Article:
Figure 3: OntoEdit Screenshot with SWRC ontology

ONTOEDIT provides the basic means for building concept and relation hierarchies as well as describing inference rules. For instance, in our snapshot one may recognize that in the Semantic Web Research Community Ontology3, which serves as the basis for our FZI­Broker, ACADEMICSTAFF is a subclass of EMPLOYEE. ACADEMICSTAFF has, e.g., the relation COOPERATESWITH. Some of its relations - the ones in the grey shade - are inherited from EMPLOYEE. The submodule ONTOKICK allows to align the ontology specification documents with their corresponding concepts and relations. It allows to investigate domain texts in order to facilitate the discovery of concepts and

3cf. http://ontobroker.semanticweb.org/ontos/swrc.html

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relations from the texts by the ontology engineer.

3.2 Make Ontology­based Applications

Essentially, we aim at promoting the shift from programming towards modeling and reuse of existing software. In particular on semantic portals many of the core processes - knowledge contribution, knowledge sharing, etc. - are nearly standard. Similar to knowledge acquisition methodologies and tools like Protege [Eriksson et al., 1994; Grosso et al., 1999], which have been used to (semi­)automatically generate fact acquisition interfaces from ontologies, ontologies may be used to (semi­)automatically present to and acquire facts from the users of a semantic portal. In addition, one must only add:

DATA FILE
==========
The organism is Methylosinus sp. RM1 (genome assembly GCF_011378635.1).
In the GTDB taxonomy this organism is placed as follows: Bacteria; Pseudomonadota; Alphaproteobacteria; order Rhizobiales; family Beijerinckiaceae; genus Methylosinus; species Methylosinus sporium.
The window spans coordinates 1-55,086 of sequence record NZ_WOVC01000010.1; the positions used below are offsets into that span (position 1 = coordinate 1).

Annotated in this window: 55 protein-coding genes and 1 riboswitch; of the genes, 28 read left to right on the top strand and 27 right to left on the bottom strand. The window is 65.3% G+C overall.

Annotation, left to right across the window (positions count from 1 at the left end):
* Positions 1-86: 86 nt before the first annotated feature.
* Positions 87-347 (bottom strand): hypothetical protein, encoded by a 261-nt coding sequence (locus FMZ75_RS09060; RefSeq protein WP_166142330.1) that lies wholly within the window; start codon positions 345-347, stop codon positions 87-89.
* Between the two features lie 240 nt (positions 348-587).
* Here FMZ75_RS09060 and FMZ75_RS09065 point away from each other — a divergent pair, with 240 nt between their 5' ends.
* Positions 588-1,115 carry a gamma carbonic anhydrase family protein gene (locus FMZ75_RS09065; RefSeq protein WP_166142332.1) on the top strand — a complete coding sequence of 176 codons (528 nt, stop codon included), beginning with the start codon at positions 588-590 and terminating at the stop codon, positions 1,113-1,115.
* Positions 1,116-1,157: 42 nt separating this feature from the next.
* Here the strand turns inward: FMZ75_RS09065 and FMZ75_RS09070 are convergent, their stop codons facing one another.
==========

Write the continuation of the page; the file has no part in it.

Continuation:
• Metadata about the ontology: In order to select important concepts for different views one may describe meta information about ontology concepts and relations, e.g. the relative importance of a concept for presentation purposes. Alternatively, one may have several ontologies for different products or different views onto the same ontology for varying products.
  • Layout: The more that knowledge processes and configuration steps become standard, the larger is the share of overall efforts dedicated to layout concerns.

Some part of this overall vision has already been realized. Though, we still have to go a considerable distance for a ready­to­go solution that incorporates the full potential of "ontology application servers", we may now rather quickly instantiate SEAL­II - just by engineering a new ontology and by instantiating basic parameters like seed pages for crawling.

4 Knowledge Warehouse

The function of the knowledge warehouse is to store a variety of different types of structured and unstructured knowledge. The major parts of the warehouse are:

  • Ontologies: The transparent storing of ontologies and corresponding data allows to combine both in intelligent ways such as outlined below.